Metheny, Trombone Shorty Inspire Monterey Jazz Fest Crowds
The red numbers flashing on the Monterey County Fairgrounds’ LED billboard seemed daunting: hundreds of musicians in dozens of performances at eight staged areas over three nights and two days. Ultimately, the 55th Annual Monterey Jazz Festival (MJF) on Sept. 21–23 was a weekend of connections and impressions.
Pat Metheny’s inspired (and aptly named) Unity Band opened Sunday evening’s main Jimmy Lyons Stage activity and embodied that spirit of MJF interconnectivity. The guitarist had been on the same stage the night before with bassist Christian McBride in a special trio led by drummer Jack DeJohnette, who was celebrating his 70th birthday.
Unity Band saxophonist Chris Potter played both the night before, in Dizzy’s Den, and as part of the main stage set immediate following Metheny’s quartet as a member of the fiery Monterey Jazz Festival on Tour Band (which also features McBride). Bassist Ben Williams and drummer Antonio Sanchez led their own bands the previous night.
The arena hosted adoring audiences for one of the strongest bills of the jazz festival season. Tony Bennett proved once more that age is but a number. His voice rang clear and true as his stage presence captivated the Monterey crowd. So, too, did Trombone Shorty with his brand of arena jazz. He brought the audience to their dancing feet and howling with a combination of songs from his last two albums, Backatown and For True, as well as his take on classics like “St. James Infirmary” and Slim Harpo’s “Shake Your Hips.” For the latter, Shorty brought dozens of women onstage, strictly for demonstration purposes.
A strong contingent of guitarists, bassists and vocalists left distinct impressions during the festival, especially the vocalists. Locally based singer Tammi Brown opened the festivities on the Garden Stage, with Melody Gardot’s atmospheric style providing an aural palate-cleanser on the Jimmy Lyons Stage between the powerhouse larger group offerings of Gordon Goodwin’s Big Phat Band and Eddie Palmieri’s Salsa Orchestra.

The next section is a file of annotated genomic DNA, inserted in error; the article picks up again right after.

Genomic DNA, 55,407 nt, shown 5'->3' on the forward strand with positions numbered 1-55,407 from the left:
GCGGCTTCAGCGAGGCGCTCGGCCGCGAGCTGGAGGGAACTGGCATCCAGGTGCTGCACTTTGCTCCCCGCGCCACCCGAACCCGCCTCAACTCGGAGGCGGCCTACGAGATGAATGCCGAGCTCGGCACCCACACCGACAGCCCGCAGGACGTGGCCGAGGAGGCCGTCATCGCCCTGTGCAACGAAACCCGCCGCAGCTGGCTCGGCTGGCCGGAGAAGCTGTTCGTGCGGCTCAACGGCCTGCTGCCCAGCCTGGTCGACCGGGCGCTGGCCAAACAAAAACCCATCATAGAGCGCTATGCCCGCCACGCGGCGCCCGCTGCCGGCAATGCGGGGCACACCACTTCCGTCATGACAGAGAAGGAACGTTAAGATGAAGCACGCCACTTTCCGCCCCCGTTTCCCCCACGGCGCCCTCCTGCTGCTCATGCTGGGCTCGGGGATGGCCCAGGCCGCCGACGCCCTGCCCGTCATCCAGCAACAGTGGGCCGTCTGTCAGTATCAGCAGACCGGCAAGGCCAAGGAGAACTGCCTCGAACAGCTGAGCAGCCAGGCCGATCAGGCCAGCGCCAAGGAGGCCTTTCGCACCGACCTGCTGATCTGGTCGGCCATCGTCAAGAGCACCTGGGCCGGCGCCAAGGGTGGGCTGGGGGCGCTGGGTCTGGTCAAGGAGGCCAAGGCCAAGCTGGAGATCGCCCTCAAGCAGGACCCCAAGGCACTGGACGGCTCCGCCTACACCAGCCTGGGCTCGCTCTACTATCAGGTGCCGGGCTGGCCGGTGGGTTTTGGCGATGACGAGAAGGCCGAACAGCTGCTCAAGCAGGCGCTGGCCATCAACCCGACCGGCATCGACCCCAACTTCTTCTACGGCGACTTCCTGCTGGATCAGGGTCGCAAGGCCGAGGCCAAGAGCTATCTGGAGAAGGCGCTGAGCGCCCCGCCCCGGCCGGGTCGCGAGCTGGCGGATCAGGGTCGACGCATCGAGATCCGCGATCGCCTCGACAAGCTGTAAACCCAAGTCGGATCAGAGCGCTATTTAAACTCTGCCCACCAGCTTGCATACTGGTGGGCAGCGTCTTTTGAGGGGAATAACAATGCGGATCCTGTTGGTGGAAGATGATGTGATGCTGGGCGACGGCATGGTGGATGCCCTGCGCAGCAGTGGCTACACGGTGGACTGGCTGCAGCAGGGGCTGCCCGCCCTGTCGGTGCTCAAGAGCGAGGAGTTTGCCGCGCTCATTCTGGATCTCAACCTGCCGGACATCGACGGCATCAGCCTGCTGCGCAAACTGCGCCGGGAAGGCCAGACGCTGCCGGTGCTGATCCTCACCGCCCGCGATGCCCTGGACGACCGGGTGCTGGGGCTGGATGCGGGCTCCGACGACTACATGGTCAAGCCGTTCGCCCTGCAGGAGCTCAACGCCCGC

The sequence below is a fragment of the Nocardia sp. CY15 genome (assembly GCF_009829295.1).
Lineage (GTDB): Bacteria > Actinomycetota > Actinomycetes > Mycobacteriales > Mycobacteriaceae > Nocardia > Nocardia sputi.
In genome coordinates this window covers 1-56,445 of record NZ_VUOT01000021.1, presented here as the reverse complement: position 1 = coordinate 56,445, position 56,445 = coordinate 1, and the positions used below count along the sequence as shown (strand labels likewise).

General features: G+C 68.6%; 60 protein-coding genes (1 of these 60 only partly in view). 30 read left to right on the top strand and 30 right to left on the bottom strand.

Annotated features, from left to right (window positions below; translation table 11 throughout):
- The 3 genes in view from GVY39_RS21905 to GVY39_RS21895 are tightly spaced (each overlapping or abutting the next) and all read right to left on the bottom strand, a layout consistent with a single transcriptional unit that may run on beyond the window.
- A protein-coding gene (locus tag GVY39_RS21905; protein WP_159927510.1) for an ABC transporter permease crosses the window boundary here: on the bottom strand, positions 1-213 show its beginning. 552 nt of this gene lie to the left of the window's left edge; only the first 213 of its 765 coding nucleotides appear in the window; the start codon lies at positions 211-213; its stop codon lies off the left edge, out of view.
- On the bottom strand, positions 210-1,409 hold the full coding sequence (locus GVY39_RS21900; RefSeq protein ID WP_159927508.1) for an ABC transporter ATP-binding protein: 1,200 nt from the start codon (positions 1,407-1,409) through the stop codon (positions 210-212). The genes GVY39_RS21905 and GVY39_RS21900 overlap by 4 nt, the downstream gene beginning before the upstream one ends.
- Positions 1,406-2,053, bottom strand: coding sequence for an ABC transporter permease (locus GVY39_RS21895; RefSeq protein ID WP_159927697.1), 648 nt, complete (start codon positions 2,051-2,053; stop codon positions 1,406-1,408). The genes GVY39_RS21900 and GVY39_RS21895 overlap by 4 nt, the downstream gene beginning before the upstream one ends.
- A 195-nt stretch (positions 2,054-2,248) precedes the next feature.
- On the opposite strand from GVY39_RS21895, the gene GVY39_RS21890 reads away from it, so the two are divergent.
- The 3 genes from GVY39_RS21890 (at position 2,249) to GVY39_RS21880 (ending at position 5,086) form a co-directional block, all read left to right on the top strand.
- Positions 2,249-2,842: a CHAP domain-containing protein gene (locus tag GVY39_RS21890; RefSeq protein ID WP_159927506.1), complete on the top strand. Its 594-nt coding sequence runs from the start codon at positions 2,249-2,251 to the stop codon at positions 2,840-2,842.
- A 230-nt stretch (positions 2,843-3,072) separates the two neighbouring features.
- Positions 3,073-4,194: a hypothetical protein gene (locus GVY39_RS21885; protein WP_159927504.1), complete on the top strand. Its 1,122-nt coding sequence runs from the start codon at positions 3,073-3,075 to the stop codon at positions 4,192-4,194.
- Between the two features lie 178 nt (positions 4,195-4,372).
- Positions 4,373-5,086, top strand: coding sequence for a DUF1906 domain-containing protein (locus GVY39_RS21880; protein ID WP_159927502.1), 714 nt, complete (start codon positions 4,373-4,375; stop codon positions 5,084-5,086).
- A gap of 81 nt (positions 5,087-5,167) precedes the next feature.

Singer Gregory Porter quickly won over a Friday night standing-room-only Night Club crowd with his heartfelt delivery and was the clear candidate most likely to graduate to the main stage. His saxophonist, Yosuke Sato, was like his id and was able to go off on emotive solos while he kept a measured, if sincere, temperament.
Among those enjoying themselves in the audience for Porter was Dee Dee Bridgewater, who would go on to dazzle on consecutive nights as a member of the Monterey Jazz Festival on Tour Band.
The Garden Stage was the site of two other vocal revelations. On Saturday evening, Catherine Russell explained the back stories of songs from the ’30s with the authority of a scholar and the ease of a cabaret artist before giving ethos-filled interpretations of tunes such as “Under The Spell Of The Blues” and “Fine And Mellow.”
The night before, vocalist José James’ charismatic show sharply blended neo-soul, hip-hop and jazz. Whether doing his own single “Trouble” or covering John Coltrane’s “Equinox,” Bill Withers’ “Ain’t No Sunshine” or the L.A.-based hip-hop unit Freestyle Fellowship’s “Park Bench People,” James impressed as a crossover talent.
Bass guitar was notably featured in acoustic rhythm sections throughout the weekend. In addition to being a part of James’ band and played frequently by Esperanza Spalding during her Radio Music Society’s Sunday afternoon main stage gig, the electric instrument could be heard in bands such as harmonica player Grégoire Maret’s tight quartet and pianist Tigran Hamasyan’s alternately hypnotic and dizzying trio.
Guitars also made quite an impression at this year’s festival. In addition to Metheny, Bill Frisell was also presented in a pair of settings. The 2012 MJF Commission, his pastoral “The Music Of Glen Deven Ranch,” made its debut Saturday night on the main stage and was performed by his Big Sur Quintet with cello, viola, violin and drums. Frisell also quietly dazzled Sunday night at Dizzy’s Den in a duet setting with DeJohnette, who alternated between drums and piano.
Guitarist John Abercrombie’s cerebral organ trio overlapped with Frisell and DeJohnette across the way at the Night Club. And violinist Mads Tolling had an empathetic rapport with his guitarist, Michael Abraham, as witnessed earlier in the afternoon on the Garden Stage.